Life of privilege, powerful connections ends with jail for panther-hunting tycoon Premchai
The life of construction tycoon Premchai Karnasuta has been turned upside down over the hunting trip he made back in early 2018.
For wildlife lovers, the jail term of two years and 14 months handed to the 67-year-old super-rich businessman is justice for the protected species – including a black panther – that his group shot for pleasure. The World Wide Fund for Nature (WWF) called the case “a victory for wildlife and the rule of law”.
With his left eye bandaged and a walking stick in his hand, Premchai shuffled into the Thong Pha Phum Court on Wednesday (December 8) morning to hear the final ruling. The Supreme Court, as expected, upheld guilty verdicts against Premchai and his accomplices – all of whom were his staff – on a string of charges related to illegal poaching inside a wildlife sanctuary. In addition to the jail term, they were also ordered to pay Bt2 million compensation.
Although Premchai appears to have had health issues, the Corrections Department has made clear that he will definitely be sent to jail – not a hospital.
“Hospital admission is allowed only in the event of a critical health condition,” the department’s director-general Ayuth Sintoppant said.
Riches, powerful connections
Born on March 9, 1954, as the youngest son of Dr Chaiyuth Karnasuta and Mom Rajawongse Pannajit (Varavarn), Premchai has enjoyed a life of elite privilege. He studied at Chitralada School, which counts several royals among its former students, including the current king.
Premchai then left for the United States to study mine engineering at the Colorado School of Mines. Next came a master’s degree in business administration from the University of Southern California.
Not yet out of his 20s, Premchai was named managing director of Italian-Thai Development (ITD), the construction giant co-founded by his father. In 1994, he successfully floated ITD on the stock market.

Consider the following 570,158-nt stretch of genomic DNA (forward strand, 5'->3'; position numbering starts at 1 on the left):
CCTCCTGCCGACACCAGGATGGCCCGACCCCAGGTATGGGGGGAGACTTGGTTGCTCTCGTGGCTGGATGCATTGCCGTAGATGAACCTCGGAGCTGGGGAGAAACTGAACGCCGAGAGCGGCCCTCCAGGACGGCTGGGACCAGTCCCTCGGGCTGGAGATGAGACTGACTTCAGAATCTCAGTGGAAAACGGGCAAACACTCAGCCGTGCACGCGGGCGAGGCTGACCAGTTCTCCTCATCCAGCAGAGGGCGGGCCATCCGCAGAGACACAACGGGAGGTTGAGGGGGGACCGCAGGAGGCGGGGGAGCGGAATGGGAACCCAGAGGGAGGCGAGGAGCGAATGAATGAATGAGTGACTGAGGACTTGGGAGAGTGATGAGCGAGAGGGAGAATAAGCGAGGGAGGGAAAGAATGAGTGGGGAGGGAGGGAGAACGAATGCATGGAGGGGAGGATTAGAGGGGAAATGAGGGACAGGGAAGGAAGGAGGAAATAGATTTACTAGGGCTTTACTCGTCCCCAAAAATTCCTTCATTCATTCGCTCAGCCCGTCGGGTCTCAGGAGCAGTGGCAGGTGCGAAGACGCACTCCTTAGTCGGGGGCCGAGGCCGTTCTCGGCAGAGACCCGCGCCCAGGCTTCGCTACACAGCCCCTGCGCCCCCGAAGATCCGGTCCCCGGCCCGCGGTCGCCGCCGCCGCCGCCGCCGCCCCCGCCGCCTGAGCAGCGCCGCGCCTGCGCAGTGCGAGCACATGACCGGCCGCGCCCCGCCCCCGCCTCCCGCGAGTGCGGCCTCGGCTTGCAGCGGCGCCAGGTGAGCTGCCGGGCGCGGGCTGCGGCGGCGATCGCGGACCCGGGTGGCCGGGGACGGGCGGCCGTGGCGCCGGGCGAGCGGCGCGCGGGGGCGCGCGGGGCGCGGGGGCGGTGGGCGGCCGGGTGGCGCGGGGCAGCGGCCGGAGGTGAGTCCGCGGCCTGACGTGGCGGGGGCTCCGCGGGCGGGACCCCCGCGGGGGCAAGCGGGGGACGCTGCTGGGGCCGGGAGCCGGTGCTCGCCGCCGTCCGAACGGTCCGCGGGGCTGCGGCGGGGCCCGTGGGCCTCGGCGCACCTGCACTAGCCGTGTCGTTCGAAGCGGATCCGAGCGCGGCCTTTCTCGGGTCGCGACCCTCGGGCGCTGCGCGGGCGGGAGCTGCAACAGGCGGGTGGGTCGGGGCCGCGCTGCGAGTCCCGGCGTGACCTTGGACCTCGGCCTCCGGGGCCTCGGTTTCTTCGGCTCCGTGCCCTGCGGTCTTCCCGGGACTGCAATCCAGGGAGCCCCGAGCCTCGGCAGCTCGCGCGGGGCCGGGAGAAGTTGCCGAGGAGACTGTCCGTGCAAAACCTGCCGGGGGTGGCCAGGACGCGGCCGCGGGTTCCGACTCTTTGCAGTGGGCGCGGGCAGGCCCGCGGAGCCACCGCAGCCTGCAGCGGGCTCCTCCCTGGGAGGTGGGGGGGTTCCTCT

Under his leadership, ITD won several mega-projects, which helped its annual revenue soar above Bt50 billion. Among its contracts were the construction of the original BTS Skytrain and Suvarnabhumi Airport.
However, Premchai’s life as a wealthy and well-connected businessman has now been derailed – if not ended – by his passion for hunting.
According to sources, Premchai loved hunting and had visited the Thungyai Naresuan Wildlife Sanctuary many times before his arrest in early 2018. The sources said that only the well-connected would be able to enter the sanctuary with guns. Visitors are generally subject to thorough checks on entry, but these are often eased for VIPs.
Located in Kanchanaburi province, Thungyai Naresuan Wildlife Sanctuary is part of a world heritage site of protected flora and fauna.
A source claimed that Premchai and his friends once released more than 100 bison on a private island in Rayong province so the group could take pleasure in shooting these animals from helicopters.
The Supreme Court has upheld the Appeals Court prison term of three years and two months, without suspension, handed down to Thai construction tycoon Premchai Karnasuta for poaching in Thungyai Naresuan wildlife sanctuary, among other offences, almost four years ago. Two of his co-defendants, his driver Yong Dodkrua and Thanee Thummat, the hunter, also had their sentences upheld.
Preparing his heirs
Married with three grown-up children, Premchai has been doing what rich fathers usually do – preparing them for key roles in the family-controlled company. Today, his three children Peeti, Prachaya and Thoranis Karnasuta sit on ITD’s board of directors and are also named as executive vice presidents. Thoranis, the youngest son, has apparently been chosen to lead the business in Premchai’s absence.
According to an announcement posted on the stock-market platform settrade.com earlier this month, ITD’s board of directors has resolved to appoint Thoranis as acting company president in the event that Premchai is unable to perform his role.
The timing of the board’s resolution indicates that Premchai might have foreseen that there was no escaping the long arm of the law.
In fact, Premchai has been reducing his role at ITD in recent years. He has also cut his stake in the company, from 14.88 percent back in 2018, to just 11.90 percent today. For now, however, he remains ITD’s biggest shareholder. Among his children, only his daughter Prachaya ranks among the firm’s 10 biggest shareholders.
By Thai PBS World’s General Desk